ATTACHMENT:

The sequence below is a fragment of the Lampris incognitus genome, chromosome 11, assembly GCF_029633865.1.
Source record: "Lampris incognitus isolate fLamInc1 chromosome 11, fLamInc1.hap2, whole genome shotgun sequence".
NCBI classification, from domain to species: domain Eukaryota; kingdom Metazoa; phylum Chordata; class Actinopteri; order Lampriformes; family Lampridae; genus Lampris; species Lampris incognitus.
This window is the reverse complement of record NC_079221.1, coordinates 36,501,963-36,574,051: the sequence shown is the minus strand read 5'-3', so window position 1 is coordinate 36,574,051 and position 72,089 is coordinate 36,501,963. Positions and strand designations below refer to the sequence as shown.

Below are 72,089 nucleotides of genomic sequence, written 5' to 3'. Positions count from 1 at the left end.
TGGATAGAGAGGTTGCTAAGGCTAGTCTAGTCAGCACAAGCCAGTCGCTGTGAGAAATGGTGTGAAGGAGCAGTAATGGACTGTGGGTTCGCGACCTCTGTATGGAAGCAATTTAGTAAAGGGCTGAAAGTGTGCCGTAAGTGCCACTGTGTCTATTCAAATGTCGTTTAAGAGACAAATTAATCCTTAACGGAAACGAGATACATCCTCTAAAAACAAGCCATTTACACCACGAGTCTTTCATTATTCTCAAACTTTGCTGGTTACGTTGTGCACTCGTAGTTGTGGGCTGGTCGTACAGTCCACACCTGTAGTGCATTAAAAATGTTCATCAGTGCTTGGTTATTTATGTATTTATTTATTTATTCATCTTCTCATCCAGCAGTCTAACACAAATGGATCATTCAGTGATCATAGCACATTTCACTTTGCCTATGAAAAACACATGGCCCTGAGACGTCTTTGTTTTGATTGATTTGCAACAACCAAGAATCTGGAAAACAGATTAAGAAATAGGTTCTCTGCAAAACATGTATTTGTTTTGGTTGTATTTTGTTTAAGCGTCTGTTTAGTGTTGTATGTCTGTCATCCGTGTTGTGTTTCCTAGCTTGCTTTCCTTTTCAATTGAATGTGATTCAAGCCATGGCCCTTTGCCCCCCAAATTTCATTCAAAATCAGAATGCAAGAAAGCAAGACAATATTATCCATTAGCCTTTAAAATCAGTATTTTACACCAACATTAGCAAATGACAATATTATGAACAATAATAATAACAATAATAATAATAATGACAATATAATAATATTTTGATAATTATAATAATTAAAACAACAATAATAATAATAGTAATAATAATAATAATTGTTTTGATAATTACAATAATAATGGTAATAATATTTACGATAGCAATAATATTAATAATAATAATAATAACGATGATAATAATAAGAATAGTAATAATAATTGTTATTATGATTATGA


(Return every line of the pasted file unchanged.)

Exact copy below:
The sequence below is a fragment of the Lampris incognitus genome, chromosome 11, assembly GCF_029633865.1.
Source record: "Lampris incognitus isolate fLamInc1 chromosome 11, fLamInc1.hap2, whole genome shotgun sequence".
NCBI classification, from domain to species: domain Eukaryota; kingdom Metazoa; phylum Chordata; class Actinopteri; order Lampriformes; family Lampridae; genus Lampris; species Lampris incognitus.
This window is the reverse complement of record NC_079221.1, coordinates 36,501,963-36,574,051: the sequence shown is the minus strand read 5'-3', so window position 1 is coordinate 36,574,051 and position 72,089 is coordinate 36,501,963. Positions and strand designations below refer to the sequence as shown.

Below are 72,089 nucleotides of genomic sequence, written 5' to 3'. Positions count from 1 at the left end.
TGGATAGAGAGGTTGCTAAGGCTAGTCTAGTCAGCACAAGCCAGTCGCTGTGAGAAATGGTGTGAAGGAGCAGTAATGGACTGTGGGTTCGCGACCTCTGTATGGAAGCAATTTAGTAAAGGGCTGAAAGTGTGCCGTAAGTGCCACTGTGTCTATTCAAATGTCGTTTAAGAGACAAATTAATCCTTAACGGAAACGAGATACATCCTCTAAAAACAAGCCATTTACACCACGAGTCTTTCATTATTCTCAAACTTTGCTGGTTACGTTGTGCACTCGTAGTTGTGGGCTGGTCGTACAGTCCACACCTGTAGTGCATTAAAAATGTTCATCAGTGCTTGGTTATTTATGTATTTATTTATTTATTCATCTTCTCATCCAGCAGTCTAACACAAATGGATCATTCAGTGATCATAGCACATTTCACTTTGCCTATGAAAAACACATGGCCCTGAGACGTCTTTGTTTTGATTGATTTGCAACAACCAAGAATCTGGAAAACAGATTAAGAAATAGGTTCTCTGCAAAACATGTATTTGTTTTGGTTGTATTTTGTTTAAGCGTCTGTTTAGTGTTGTATGTCTGTCATCCGTGTTGTGTTTCCTAGCTTGCTTTCCTTTTCAATTGAATGTGATTCAAGCCATGGCCCTTTGCCCCCCAAATTTCATTCAAAATCAGAATGCAAGAAAGCAAGACAATATTATCCATTAGCCTTTAAAATCAGTATTTTACACCAACATTAGCAAATGACAATATTATGAACAATAATAATAACAATAATAATAATAATGACAATATAATAATATTTTGATAATTATAATAATTAAAACAACAATAATAATAATAGTAATAATAATAATAATTGTTTTGATAATTACAATAATAATGGTAATAATATTTACGATAGCAATAATATTAATAATAATAATAATAACGATGATAATAATAAGAATAGTAATAATAATTGTTATTATGATTATGA